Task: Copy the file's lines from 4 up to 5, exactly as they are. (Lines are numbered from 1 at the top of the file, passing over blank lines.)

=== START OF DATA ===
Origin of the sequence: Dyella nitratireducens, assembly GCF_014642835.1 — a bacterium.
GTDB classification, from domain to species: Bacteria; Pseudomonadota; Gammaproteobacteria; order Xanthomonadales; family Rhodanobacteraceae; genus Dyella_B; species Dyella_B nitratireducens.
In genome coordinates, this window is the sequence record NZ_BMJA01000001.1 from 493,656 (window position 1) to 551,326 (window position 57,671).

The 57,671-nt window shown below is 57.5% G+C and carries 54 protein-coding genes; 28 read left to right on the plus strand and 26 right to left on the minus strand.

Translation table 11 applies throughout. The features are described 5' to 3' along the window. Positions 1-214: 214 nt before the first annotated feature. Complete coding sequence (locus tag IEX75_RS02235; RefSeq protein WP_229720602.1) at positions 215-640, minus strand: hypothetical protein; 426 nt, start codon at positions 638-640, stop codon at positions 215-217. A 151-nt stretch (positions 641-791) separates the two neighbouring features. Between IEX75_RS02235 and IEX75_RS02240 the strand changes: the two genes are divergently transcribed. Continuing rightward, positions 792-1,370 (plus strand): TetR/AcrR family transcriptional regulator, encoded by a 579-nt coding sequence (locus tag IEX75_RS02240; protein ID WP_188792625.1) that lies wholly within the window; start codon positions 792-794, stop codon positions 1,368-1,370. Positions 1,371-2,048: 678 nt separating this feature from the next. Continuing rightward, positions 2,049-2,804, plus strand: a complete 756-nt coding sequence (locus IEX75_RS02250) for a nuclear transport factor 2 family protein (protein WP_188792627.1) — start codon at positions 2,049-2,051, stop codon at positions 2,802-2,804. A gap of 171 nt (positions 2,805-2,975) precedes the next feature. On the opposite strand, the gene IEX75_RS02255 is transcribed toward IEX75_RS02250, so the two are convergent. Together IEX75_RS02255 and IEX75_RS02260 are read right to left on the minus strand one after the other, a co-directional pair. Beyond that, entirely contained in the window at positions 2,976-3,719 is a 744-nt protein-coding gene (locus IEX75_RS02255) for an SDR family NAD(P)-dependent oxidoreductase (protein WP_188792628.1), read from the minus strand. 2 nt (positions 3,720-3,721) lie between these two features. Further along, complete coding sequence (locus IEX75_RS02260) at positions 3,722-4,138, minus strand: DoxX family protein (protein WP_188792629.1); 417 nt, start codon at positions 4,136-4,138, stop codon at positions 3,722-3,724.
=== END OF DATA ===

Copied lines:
The 57,671-nt window shown below is 57.5% G+C and carries 54 protein-coding genes; 28 read left to right on the plus strand and 26 right to left on the minus strand.

Translation table 11 applies throughout. The features are described 5' to 3' along the window. Positions 1-214: 214 nt before the first annotated feature. Complete coding sequence (locus tag IEX75_RS02235; RefSeq protein WP_229720602.1) at positions 215-640, minus strand: hypothetical protein; 426 nt, start codon at positions 638-640, stop codon at positions 215-217. A 151-nt stretch (positions 641-791) separates the two neighbouring features. Between IEX75_RS02235 and IEX75_RS02240 the strand changes: the two genes are divergently transcribed. Continuing rightward, positions 792-1,370 (plus strand): TetR/AcrR family transcriptional regulator, encoded by a 579-nt coding sequence (locus tag IEX75_RS02240; protein ID WP_188792625.1) that lies wholly within the window; start codon positions 792-794, stop codon positions 1,368-1,370. Positions 1,371-2,048: 678 nt separating this feature from the next. Continuing rightward, positions 2,049-2,804, plus strand: a complete 756-nt coding sequence (locus IEX75_RS02250) for a nuclear transport factor 2 family protein (protein WP_188792627.1) — start codon at positions 2,049-2,051, stop codon at positions 2,802-2,804. A gap of 171 nt (positions 2,805-2,975) precedes the next feature. On the opposite strand, the gene IEX75_RS02255 is transcribed toward IEX75_RS02250, so the two are convergent. Together IEX75_RS02255 and IEX75_RS02260 are read right to left on the minus strand one after the other, a co-directional pair. Beyond that, entirely contained in the window at positions 2,976-3,719 is a 744-nt protein-coding gene (locus IEX75_RS02255) for an SDR family NAD(P)-dependent oxidoreductase (protein WP_188792628.1), read from the minus strand. 2 nt (positions 3,720-3,721) lie between these two features. Further along, complete coding sequence (locus IEX75_RS02260) at positions 3,722-4,138, minus strand: DoxX family protein (protein WP_188792629.1); 417 nt, start codon at positions 4,136-4,138, stop codon at positions 3,722-3,724.